Take the 2-minute tour ×
Information Security Stack Exchange is a question and answer site for Information security professionals. It's 100% free, no registration required.

Can I brute-force a password hash even if I don't know the underlying algorithm?

For example if I get hold of a database with password hashes and the used hash algorithm is unknown, like a random mix of SHA/MD5/Bcrypt/custom/Salt/Pepper.

Will a password cracking expert still be able to brute force the password hashes?

I also guess (for a public web site) that you can at least create your own "account" with a known password, so you have perhaps one known input->hash pair. Will that be of any use?

share|improve this question
    
can you clarify in the comment of my answer, whether I am answering your question. If no, I would remove it. –  Salvador Dali May 14 at 7:25
    
I clarified and rephrased the question to make it more clear –  user316 May 14 at 14:03

4 Answers 4

up vote 1 down vote accepted

You question does not make a lot of sense to me. If you already know the hash and know what input generates it, what is the point of your bruteforce?

On the other hand bruteforcing something means to apply some procedure many times with different inputs and comparing the output with your hash. If you do not know what procedure to use, there is no way you will be able to apply it many times.

But if you know the input and the hash, you can bruteforce it in the beginning to find what algorithm is used. For example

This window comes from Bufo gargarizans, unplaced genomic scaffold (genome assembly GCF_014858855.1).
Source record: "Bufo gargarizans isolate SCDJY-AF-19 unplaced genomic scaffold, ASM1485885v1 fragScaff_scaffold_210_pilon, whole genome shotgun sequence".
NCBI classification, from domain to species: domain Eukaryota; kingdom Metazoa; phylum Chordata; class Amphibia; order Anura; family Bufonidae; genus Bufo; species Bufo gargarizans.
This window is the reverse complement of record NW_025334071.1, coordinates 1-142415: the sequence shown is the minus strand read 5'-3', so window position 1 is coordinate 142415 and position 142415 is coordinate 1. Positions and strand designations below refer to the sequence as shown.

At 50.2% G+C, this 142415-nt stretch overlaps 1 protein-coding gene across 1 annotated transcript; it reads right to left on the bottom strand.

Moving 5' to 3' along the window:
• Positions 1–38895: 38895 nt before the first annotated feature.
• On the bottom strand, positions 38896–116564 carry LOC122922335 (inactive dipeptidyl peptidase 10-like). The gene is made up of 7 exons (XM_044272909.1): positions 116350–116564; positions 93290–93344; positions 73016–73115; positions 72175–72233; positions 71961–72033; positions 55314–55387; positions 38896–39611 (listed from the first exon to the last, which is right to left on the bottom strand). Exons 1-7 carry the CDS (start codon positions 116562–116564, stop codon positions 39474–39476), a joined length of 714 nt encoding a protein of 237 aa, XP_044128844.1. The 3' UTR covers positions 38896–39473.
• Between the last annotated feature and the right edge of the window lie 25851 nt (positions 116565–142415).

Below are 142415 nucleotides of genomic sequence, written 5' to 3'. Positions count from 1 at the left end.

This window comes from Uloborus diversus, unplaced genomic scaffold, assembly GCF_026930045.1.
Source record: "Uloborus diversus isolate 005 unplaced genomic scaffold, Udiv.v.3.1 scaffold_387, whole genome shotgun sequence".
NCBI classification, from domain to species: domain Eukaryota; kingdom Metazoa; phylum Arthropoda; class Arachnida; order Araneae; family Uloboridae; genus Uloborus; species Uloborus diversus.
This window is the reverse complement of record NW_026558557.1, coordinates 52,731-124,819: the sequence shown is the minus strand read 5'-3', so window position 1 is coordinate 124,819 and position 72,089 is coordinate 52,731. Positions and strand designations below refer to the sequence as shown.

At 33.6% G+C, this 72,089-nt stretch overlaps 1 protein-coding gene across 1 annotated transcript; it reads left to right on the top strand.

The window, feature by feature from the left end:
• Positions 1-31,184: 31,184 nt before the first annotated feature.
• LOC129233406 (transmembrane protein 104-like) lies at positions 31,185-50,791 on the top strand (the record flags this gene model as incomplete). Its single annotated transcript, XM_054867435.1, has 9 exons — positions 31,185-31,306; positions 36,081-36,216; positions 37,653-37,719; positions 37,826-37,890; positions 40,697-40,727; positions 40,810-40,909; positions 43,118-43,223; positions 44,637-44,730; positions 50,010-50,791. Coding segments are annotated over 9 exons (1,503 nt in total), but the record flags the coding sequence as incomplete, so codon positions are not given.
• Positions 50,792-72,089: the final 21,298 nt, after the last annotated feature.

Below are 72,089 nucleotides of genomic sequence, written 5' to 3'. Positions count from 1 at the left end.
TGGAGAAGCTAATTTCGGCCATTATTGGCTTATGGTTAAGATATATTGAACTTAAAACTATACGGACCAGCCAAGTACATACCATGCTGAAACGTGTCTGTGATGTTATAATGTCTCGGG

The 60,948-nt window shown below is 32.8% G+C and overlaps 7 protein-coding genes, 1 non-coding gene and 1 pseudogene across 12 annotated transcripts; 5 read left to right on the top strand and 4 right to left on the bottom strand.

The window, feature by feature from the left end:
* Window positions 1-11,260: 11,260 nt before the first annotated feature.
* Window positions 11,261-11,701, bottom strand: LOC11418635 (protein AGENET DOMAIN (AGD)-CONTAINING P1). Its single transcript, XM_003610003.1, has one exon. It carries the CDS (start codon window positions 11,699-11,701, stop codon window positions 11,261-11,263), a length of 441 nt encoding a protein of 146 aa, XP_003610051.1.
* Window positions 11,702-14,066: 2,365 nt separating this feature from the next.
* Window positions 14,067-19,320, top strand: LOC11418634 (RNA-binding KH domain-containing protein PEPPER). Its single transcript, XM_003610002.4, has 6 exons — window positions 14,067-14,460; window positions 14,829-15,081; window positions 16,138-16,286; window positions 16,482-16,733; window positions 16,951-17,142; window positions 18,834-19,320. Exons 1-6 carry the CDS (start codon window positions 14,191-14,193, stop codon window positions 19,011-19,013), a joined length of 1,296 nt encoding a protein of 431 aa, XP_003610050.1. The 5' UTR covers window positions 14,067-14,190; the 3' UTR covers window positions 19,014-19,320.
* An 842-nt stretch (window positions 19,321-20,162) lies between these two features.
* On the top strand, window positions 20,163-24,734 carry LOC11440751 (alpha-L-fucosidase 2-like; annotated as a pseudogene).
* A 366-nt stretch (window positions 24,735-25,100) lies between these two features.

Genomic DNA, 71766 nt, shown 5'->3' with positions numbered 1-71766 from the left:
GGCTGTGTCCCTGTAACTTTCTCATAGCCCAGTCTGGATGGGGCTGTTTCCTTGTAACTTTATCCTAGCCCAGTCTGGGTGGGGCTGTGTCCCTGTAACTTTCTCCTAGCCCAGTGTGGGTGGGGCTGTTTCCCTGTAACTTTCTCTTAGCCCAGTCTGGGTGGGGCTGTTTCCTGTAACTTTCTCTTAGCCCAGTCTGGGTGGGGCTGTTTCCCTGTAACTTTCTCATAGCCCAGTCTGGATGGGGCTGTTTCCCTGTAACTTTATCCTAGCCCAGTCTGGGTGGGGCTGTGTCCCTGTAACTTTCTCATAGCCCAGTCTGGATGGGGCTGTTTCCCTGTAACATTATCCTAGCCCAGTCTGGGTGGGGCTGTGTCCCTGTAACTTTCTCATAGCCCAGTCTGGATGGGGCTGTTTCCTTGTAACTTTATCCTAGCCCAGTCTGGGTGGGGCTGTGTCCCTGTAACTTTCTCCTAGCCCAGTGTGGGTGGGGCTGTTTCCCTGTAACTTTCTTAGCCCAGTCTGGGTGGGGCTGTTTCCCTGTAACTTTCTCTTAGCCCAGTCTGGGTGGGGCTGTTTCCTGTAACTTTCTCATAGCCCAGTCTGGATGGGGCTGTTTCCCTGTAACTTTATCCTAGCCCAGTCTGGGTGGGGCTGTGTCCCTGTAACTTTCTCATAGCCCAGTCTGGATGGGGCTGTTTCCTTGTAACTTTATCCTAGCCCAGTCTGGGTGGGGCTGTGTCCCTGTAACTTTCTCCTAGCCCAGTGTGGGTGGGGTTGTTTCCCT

sha1(i), sha1(md5(i)), md5(i) and so on trying many combinations of possible hash functions. You might guess partially what is used. So if you output is 160 bits long, you can guess that may be the last step was sha1.

share|improve this answer
1  
He is asking how hard/possible is it to break the algorithm, given that there are infinite possibilities e.g. output = Gost*779317(Ecoh*441(Sha*33931(LOOP(274 times, Spectral*99228(Skein*991(Md5*77302(LOOP(931 times, Whirlpool*5503(Gost*7738(Sha*209(input))))))))))) etc. The attacker knows the input and the output, With that, can the attacker guess the algorithm? –  Pacerier May 14 at 7:04
    
@Pacerier if there are infinite possibilities, the probability of guessing it is approaching to 0 :-) –  Salvador Dali May 14 at 7:08
1  
Zz, don't twist and avoid the question. The input is still x bits, the output is still y bits. He is asking can the attacker find a function F() such that he can invent his own inputs and outputs which match the supposedly secure algorithm. Basically, the question is asking Does doing those mixture of hash functions adds to security? Is it vulnerable (exists a short-cut such that the attacker can grab F() without having to brute force)? –  Pacerier May 14 at 7:12
1  
It doesn't make sense because, as you explained, a simple lookup table will answer the literal question (if you take abstraction of the incorrect use of "brute forcing" anyway). –  Stephane May 14 at 8:46
1  
That is in the question: you have both the input and the output of the function. The question could be translated as "given two points on a plane, can you find a path between these two points". Of course, that question makes little sense so you have to extrapolate –  Stephane May 14 at 9:51

It will be more difficult to brute-fore a hash without knowing the hash function used -- you'll have to guess both the hash function and the data to hash. However, there's no reason to keep the hash function secret.